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Member since: Sun Apr 22, 2012, 09:24 AM
Number of posts: 11,417

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So for two days someone is telling the

world I believe in fairy dust but finally says I am a good person yet I still believe in fairy dust.
I reply I don't think they are a good person but my reply is subject to our impartial jury system and is hidden.
Then the person says for the record they did not alert on me. I can't thank them because the rule states that I can't reply in a thread were I have a hidden post.
So if the poster is reading this I take it back. You are a good person too.
To the jury, I don't hold a grudge you are only following orders.
Man isn't it fun to play junior high again?

In about 1 hour NASA will launch OCO-2 to measure man made greenhouse gases. I am sitting here

waiting to watch the launch from my back yard. Launch is at 2:56 AM Pacific time.

After a lengthy hiatus, the workhorse Delta II rocket that first launched a quarter of a century ago and placed numerous renowned NASA science missions into Earth orbit and interplanetary space, as well as lofting dozens of commercial and DOD missions, is about to soar again this week on July 1 with NASA’s Orbiting Carbon Observatory-2 (OCO-2) sniffer to study atmospheric carbon dioxide (CO2).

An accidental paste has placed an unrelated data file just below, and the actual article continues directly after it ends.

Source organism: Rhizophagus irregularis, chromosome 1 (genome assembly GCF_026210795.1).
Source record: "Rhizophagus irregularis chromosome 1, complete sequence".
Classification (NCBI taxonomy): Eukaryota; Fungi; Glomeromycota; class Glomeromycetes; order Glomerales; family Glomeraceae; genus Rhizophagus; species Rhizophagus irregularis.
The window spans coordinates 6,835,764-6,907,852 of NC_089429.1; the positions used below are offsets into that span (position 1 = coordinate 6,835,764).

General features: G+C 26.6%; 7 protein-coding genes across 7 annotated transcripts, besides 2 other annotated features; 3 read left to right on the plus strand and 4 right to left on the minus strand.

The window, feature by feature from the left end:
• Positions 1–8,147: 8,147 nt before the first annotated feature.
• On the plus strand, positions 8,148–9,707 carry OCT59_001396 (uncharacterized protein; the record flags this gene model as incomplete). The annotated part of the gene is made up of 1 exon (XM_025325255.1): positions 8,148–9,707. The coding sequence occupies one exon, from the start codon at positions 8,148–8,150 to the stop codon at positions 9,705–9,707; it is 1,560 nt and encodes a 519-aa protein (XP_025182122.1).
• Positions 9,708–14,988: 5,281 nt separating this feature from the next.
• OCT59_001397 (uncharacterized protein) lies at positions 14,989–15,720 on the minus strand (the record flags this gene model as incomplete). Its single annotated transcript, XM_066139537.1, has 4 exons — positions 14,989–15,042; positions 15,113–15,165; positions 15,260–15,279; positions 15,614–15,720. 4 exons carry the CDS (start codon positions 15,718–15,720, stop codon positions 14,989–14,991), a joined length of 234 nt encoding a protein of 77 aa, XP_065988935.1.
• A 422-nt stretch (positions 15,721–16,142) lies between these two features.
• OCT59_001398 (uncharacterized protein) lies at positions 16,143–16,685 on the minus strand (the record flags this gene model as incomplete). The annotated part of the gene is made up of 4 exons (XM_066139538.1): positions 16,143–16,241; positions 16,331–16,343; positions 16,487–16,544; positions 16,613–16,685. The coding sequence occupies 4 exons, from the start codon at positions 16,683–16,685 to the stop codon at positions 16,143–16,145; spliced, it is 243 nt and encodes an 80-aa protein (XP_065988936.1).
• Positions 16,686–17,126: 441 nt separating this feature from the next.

OCO-2 is NASA’s first mission dedicated to studying atmospheric carbon dioxide, the leading human-produced greenhouse gas and the principal human-produced driver of climate change.

The 999 pound (454 kilogram) observatory is equipped with one science instrument consisting of three high-resolution, near-infrared spectrometers fed by a common telescope. It will collect global measurements of atmospheric CO2 to provide scientists with a better idea of how CO2 impacts climate change.
OCO-2's Delta II Rocket, First Stage At Space Launch Complex 2 on Vandenberg Air Force Base in California, the mobile service tower rolls away from the launch stand supporting the first stage of the Delta II rocket for NASA's Orbiting Carbon Observatory-2 mission. Three solid rocket motors (white) have been attached to the first stage. The photo was taken during operations to mate the rocket's first and second stages. Credit: NASA/Randy Beaudoin

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